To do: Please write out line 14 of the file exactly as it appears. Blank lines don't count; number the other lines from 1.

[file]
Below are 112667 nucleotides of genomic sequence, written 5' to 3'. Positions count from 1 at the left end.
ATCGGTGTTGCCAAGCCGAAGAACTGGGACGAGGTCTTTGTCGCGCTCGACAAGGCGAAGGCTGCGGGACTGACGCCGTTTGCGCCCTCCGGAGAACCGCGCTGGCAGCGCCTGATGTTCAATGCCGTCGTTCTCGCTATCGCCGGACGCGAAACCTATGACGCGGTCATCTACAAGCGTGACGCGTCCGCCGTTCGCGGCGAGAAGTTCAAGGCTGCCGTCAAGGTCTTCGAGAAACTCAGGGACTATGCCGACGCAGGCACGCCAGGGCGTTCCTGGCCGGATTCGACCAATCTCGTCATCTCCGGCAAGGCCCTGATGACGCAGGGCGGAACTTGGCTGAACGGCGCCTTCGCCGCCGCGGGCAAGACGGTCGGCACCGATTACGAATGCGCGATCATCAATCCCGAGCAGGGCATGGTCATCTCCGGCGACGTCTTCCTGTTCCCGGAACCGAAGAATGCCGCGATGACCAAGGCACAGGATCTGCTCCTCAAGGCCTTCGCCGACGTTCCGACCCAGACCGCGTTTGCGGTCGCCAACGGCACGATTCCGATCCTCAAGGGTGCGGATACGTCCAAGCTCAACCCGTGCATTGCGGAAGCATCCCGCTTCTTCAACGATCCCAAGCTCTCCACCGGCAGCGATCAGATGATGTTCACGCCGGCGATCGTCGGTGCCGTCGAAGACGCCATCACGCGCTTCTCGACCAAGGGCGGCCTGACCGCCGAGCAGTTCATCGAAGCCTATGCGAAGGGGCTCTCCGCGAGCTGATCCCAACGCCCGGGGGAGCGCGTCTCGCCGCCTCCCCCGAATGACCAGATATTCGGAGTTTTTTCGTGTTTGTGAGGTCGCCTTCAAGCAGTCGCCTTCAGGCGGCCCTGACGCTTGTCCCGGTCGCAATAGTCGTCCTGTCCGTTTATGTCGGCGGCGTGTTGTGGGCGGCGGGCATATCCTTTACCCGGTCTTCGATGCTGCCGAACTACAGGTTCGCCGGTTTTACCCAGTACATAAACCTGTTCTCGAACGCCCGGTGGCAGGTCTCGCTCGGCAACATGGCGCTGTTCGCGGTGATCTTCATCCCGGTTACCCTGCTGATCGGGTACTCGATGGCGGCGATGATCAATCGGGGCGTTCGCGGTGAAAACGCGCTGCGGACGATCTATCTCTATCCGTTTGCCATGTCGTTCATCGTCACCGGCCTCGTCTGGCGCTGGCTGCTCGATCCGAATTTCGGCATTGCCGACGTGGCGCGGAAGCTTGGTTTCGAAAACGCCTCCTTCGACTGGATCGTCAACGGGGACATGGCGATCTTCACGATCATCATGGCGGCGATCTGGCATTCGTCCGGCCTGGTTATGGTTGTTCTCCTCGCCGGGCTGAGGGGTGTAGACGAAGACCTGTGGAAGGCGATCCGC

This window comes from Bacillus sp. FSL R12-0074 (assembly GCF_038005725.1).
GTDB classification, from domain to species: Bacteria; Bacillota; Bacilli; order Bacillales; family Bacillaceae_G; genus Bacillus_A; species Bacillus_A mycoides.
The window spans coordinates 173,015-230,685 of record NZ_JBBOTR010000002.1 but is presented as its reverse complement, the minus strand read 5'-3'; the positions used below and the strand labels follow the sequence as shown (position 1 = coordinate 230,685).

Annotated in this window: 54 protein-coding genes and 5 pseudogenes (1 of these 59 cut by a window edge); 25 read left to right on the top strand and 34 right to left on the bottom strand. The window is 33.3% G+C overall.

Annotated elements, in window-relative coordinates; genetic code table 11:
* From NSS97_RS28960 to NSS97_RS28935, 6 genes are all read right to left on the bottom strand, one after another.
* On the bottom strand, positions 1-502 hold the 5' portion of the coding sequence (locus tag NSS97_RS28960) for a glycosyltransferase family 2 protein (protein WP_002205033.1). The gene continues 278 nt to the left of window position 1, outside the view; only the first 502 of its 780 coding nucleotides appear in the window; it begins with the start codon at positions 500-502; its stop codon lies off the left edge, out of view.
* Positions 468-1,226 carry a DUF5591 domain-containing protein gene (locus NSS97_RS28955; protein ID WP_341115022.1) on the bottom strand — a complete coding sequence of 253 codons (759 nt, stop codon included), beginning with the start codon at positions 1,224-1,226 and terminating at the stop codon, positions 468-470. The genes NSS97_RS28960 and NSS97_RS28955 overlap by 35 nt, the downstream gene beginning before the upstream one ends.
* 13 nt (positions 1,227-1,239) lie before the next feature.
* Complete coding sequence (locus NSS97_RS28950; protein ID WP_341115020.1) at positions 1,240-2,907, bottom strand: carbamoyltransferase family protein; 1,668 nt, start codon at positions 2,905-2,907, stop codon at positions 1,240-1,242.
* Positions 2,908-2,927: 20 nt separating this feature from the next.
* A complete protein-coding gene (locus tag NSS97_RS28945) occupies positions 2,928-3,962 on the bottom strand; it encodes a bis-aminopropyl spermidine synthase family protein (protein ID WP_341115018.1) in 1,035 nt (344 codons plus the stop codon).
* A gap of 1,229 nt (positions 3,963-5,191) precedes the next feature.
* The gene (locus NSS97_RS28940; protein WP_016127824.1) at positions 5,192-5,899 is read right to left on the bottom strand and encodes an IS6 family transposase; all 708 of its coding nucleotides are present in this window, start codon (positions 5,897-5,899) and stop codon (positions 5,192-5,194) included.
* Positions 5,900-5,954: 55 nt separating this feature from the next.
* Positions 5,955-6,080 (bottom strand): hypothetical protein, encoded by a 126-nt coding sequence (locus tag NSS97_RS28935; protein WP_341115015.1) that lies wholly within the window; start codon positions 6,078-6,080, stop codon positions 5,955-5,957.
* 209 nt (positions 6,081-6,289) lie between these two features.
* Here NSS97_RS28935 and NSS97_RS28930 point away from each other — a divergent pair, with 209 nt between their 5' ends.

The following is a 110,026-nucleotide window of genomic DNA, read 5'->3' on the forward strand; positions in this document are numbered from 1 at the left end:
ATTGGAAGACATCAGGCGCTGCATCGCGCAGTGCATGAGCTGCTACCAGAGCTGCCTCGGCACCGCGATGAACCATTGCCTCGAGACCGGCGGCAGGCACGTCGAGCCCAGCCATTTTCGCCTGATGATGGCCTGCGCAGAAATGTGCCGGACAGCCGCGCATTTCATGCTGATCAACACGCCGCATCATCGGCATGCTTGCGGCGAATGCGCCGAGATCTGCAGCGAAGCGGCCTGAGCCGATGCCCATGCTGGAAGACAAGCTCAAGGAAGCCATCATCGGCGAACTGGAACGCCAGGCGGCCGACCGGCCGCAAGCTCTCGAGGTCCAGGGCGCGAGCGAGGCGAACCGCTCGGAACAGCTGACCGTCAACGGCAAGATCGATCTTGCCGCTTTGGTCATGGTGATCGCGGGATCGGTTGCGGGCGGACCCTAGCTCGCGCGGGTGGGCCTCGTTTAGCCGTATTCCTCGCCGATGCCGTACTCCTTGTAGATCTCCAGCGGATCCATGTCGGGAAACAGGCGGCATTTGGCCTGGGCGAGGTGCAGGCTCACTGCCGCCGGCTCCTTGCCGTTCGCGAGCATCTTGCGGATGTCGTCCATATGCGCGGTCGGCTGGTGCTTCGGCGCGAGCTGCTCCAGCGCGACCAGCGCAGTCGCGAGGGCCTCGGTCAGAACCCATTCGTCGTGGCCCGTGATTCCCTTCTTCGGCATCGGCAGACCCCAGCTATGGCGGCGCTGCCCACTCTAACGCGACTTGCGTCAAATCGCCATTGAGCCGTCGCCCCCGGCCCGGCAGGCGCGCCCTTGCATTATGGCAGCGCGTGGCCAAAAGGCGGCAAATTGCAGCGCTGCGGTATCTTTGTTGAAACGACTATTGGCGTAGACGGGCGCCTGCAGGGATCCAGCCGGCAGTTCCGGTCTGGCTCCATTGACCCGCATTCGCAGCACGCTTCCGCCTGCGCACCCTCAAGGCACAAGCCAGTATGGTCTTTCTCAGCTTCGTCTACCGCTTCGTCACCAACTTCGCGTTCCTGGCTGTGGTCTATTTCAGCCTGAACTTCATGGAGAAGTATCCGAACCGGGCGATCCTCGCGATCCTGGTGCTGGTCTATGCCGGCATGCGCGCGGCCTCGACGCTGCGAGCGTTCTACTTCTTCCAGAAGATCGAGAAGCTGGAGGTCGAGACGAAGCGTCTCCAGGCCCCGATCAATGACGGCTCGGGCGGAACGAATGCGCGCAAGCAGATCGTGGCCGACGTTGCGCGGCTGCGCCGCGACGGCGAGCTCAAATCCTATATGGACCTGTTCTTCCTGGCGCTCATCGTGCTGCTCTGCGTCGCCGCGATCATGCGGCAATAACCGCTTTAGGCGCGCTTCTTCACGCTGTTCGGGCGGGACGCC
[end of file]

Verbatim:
* A complete protein-coding gene (locus tag NSS97_RS28945) occupies positions 2,928-3,962 on the bottom strand; it encodes a bis-aminopropyl spermidine synthase family protein (protein ID WP_341115018.1) in 1,035 nt (344 codons plus the stop codon).